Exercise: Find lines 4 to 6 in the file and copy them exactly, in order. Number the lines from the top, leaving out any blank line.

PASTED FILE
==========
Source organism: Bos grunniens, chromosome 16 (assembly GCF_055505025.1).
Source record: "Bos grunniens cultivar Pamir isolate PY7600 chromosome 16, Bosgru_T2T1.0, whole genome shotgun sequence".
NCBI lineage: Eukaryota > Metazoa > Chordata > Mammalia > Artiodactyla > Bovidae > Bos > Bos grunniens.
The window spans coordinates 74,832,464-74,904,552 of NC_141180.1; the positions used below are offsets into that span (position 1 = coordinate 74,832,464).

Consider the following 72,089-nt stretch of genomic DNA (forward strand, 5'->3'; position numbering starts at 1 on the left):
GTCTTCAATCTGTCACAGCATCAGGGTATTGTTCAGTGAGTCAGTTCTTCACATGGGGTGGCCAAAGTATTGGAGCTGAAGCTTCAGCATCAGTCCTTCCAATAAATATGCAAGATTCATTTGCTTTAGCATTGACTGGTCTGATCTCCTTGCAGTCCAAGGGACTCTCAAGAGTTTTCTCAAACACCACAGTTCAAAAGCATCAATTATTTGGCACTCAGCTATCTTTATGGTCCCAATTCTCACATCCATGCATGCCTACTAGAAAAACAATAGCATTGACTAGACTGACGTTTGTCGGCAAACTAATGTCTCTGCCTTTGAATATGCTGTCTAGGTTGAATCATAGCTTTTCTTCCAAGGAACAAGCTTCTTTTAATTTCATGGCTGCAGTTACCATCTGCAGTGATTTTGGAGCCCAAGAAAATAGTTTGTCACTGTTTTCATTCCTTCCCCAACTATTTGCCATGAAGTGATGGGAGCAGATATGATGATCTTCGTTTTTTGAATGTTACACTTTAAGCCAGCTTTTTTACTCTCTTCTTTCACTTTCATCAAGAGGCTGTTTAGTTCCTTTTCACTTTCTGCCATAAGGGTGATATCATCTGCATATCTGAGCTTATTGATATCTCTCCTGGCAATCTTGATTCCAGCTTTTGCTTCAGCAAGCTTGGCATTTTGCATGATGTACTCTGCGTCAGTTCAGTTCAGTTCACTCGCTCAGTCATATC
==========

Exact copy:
The window spans coordinates 74,832,464-74,904,552 of NC_141180.1; the positions used below are offsets into that span (position 1 = coordinate 74,832,464).

Consider the following 72,089-nt stretch of genomic DNA (forward strand, 5'->3'; position numbering starts at 1 on the left):
GTCTTCAATCTGTCACAGCATCAGGGTATTGTTCAGTGAGTCAGTTCTTCACATGGGGTGGCCAAAGTATTGGAGCTGAAGCTTCAGCATCAGTCCTTCCAATAAATATGCAAGATTCATTTGCTTTAGCATTGACTGGTCTGATCTCCTTGCAGTCCAAGGGACTCTCAAGAGTTTTCTCAAACACCACAGTTCAAAAGCATCAATTATTTGGCACTCAGCTATCTTTATGGTCCCAATTCTCACATCCATGCATGCCTACTAGAAAAACAATAGCATTGACTAGACTGACGTTTGTCGGCAAACTAATGTCTCTGCCTTTGAATATGCTGTCTAGGTTGAATCATAGCTTTTCTTCCAAGGAACAAGCTTCTTTTAATTTCATGGCTGCAGTTACCATCTGCAGTGATTTTGGAGCCCAAGAAAATAGTTTGTCACTGTTTTCATTCCTTCCCCAACTATTTGCCATGAAGTGATGGGAGCAGATATGATGATCTTCGTTTTTTGAATGTTACACTTTAAGCCAGCTTTTTTACTCTCTTCTTTCACTTTCATCAAGAGGCTGTTTAGTTCCTTTTCACTTTCTGCCATAAGGGTGATATCATCTGCATATCTGAGCTTATTGATATCTCTCCTGGCAATCTTGATTCCAGCTTTTGCTTCAGCAAGCTTGGCATTTTGCATGATGTACTCTGCGTCAGTTCAGTTCAGTTCACTCGCTCAGTCATATC